Improvements in risk management processes can and should be made to avert the next bushfire catastrophe, says Dr Les Coleman, in the wake of the release of the bushfires Royal Commission interim report. "It comes back to looking at the risks, putting in place mechanisms to try and reduce those risks ahead of time, and recognising that when these extreme events start to unfold, its really beyond anyone's physical resources to handle every part of it."
"It's hard to be critical of people under these circumstances. The Royal Commission has spent a lot of time looking at risk - and will spend more time looking at it - as risk is a major part of this issue: how do we understand it, quantify it, and work out what to do."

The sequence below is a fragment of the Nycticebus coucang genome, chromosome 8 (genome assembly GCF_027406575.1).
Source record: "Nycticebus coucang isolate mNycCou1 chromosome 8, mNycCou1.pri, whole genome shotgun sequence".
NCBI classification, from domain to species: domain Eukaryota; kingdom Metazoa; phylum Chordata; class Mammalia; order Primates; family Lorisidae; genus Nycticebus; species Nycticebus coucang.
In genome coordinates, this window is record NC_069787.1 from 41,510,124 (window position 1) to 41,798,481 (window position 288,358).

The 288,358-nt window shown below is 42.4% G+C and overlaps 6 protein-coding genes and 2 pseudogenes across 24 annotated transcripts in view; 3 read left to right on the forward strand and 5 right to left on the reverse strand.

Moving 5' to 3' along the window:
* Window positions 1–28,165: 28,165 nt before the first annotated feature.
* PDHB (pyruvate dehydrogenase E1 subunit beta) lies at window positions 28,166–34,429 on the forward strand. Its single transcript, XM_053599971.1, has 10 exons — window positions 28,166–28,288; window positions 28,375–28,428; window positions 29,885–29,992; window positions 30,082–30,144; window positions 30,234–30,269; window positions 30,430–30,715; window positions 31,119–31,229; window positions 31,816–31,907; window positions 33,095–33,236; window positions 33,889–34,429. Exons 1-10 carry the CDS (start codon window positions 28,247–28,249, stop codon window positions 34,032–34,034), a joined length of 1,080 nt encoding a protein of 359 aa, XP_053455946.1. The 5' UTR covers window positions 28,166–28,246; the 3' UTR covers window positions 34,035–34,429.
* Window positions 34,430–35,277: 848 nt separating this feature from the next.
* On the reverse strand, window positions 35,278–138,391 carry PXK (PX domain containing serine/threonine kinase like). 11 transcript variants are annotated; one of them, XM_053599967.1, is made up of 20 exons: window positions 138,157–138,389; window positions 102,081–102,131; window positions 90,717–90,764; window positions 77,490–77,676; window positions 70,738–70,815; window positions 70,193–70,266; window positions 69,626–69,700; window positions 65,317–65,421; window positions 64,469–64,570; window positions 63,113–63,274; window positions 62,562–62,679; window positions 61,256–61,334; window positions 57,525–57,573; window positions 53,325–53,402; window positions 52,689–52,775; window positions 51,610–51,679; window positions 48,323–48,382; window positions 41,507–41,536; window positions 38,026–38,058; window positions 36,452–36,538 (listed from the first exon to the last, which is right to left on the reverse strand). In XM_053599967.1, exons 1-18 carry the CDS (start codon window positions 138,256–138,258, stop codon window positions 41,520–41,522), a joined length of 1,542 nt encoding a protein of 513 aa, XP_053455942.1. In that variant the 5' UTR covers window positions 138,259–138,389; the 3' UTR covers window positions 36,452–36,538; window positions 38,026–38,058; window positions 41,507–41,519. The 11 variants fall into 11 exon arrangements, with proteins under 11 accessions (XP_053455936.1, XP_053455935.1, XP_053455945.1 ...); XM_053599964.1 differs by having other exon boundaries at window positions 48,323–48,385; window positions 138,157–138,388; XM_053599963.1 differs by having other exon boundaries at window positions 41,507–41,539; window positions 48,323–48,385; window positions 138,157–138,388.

However Dr Coleman, a senior lecturer in finance and a risk and crisis management expert from the Department of Finance, says criticism of the CFA is harsh.
"The CFA certainly came in for criticism, but if you look at the resources deployed on the day, they were huge: around 15 000 firefighters, 1000 vehicles, 50 aircraft and so on. It's actually quite hard to work out what more they could have done. So I think a lot of the criticism of the CFA is ‘Monday Morning Quarterbacking’ if you like, looking back on how to handle something that, at the time, they really couldn’t get more information about and didn’t have any additional resources."
"It would have been very very difficult to improve their management on the day.